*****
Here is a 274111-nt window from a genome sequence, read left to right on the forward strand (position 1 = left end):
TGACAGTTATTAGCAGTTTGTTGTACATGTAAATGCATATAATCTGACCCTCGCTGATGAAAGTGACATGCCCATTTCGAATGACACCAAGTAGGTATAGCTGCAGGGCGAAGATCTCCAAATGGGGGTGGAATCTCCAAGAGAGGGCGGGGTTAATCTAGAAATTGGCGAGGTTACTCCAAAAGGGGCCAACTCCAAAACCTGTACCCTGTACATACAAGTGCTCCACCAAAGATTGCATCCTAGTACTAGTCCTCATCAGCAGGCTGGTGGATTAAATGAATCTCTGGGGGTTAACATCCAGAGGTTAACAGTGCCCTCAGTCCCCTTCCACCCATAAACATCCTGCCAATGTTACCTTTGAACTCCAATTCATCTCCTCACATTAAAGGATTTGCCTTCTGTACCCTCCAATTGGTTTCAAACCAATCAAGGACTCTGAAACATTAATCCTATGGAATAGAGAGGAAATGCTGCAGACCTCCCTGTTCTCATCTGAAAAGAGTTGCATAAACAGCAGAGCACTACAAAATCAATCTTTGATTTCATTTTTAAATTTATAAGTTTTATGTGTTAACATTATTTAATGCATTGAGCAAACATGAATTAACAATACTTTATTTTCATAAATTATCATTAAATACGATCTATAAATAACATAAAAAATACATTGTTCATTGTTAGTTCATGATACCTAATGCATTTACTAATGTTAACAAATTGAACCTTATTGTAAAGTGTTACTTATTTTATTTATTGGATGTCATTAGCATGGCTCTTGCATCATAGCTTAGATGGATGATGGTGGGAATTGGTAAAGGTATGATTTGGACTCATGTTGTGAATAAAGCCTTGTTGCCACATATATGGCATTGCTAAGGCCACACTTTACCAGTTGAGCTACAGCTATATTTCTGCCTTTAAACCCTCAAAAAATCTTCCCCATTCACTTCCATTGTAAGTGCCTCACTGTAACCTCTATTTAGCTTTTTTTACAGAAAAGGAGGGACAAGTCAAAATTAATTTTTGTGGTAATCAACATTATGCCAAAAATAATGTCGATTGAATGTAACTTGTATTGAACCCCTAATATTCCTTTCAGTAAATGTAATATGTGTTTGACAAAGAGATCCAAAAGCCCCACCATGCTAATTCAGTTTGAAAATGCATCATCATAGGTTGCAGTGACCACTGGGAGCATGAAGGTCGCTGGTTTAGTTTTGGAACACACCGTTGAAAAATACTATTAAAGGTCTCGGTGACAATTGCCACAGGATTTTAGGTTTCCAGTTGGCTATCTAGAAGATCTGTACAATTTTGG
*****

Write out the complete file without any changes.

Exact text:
Here is a 274111-nt window from a genome sequence, read left to right on the forward strand (position 1 = left end):
TGACAGTTATTAGCAGTTTGTTGTACATGTAAATGCATATAATCTGACCCTCGCTGATGAAAGTGACATGCCCATTTCGAATGACACCAAGTAGGTATAGCTGCAGGGCGAAGATCTCCAAATGGGGGTGGAATCTCCAAGAGAGGGCGGGGTTAATCTAGAAATTGGCGAGGTTACTCCAAAAGGGGCCAACTCCAAAACCTGTACCCTGTACATACAAGTGCTCCACCAAAGATTGCATCCTAGTACTAGTCCTCATCAGCAGGCTGGTGGATTAAATGAATCTCTGGGGGTTAACATCCAGAGGTTAACAGTGCCCTCAGTCCCCTTCCACCCATAAACATCCTGCCAATGTTACCTTTGAACTCCAATTCATCTCCTCACATTAAAGGATTTGCCTTCTGTACCCTCCAATTGGTTTCAAACCAATCAAGGACTCTGAAACATTAATCCTATGGAATAGAGAGGAAATGCTGCAGACCTCCCTGTTCTCATCTGAAAAGAGTTGCATAAACAGCAGAGCACTACAAAATCAATCTTTGATTTCATTTTTAAATTTATAAGTTTTATGTGTTAACATTATTTAATGCATTGAGCAAACATGAATTAACAATACTTTATTTTCATAAATTATCATTAAATACGATCTATAAATAACATAAAAAATACATTGTTCATTGTTAGTTCATGATACCTAATGCATTTACTAATGTTAACAAATTGAACCTTATTGTAAAGTGTTACTTATTTTATTTATTGGATGTCATTAGCATGGCTCTTGCATCATAGCTTAGATGGATGATGGTGGGAATTGGTAAAGGTATGATTTGGACTCATGTTGTGAATAAAGCCTTGTTGCCACATATATGGCATTGCTAAGGCCACACTTTACCAGTTGAGCTACAGCTATATTTCTGCCTTTAAACCCTCAAAAAATCTTCCCCATTCACTTCCATTGTAAGTGCCTCACTGTAACCTCTATTTAGCTTTTTTTACAGAAAAGGAGGGACAAGTCAAAATTAATTTTTGTGGTAATCAACATTATGCCAAAAATAATGTCGATTGAATGTAACTTGTATTGAACCCCTAATATTCCTTTCAGTAAATGTAATATGTGTTTGACAAAGAGATCCAAAAGCCCCACCATGCTAATTCAGTTTGAAAATGCATCATCATAGGTTGCAGTGACCACTGGGAGCATGAAGGTCGCTGGTTTAGTTTTGGAACACACCGTTGAAAAATACTATTAAAGGTCTCGGTGACAATTGCCACAGGATTTTAGGTTTCCAGTTGGCTATCTAGAAGATCTGTACAATTTTGG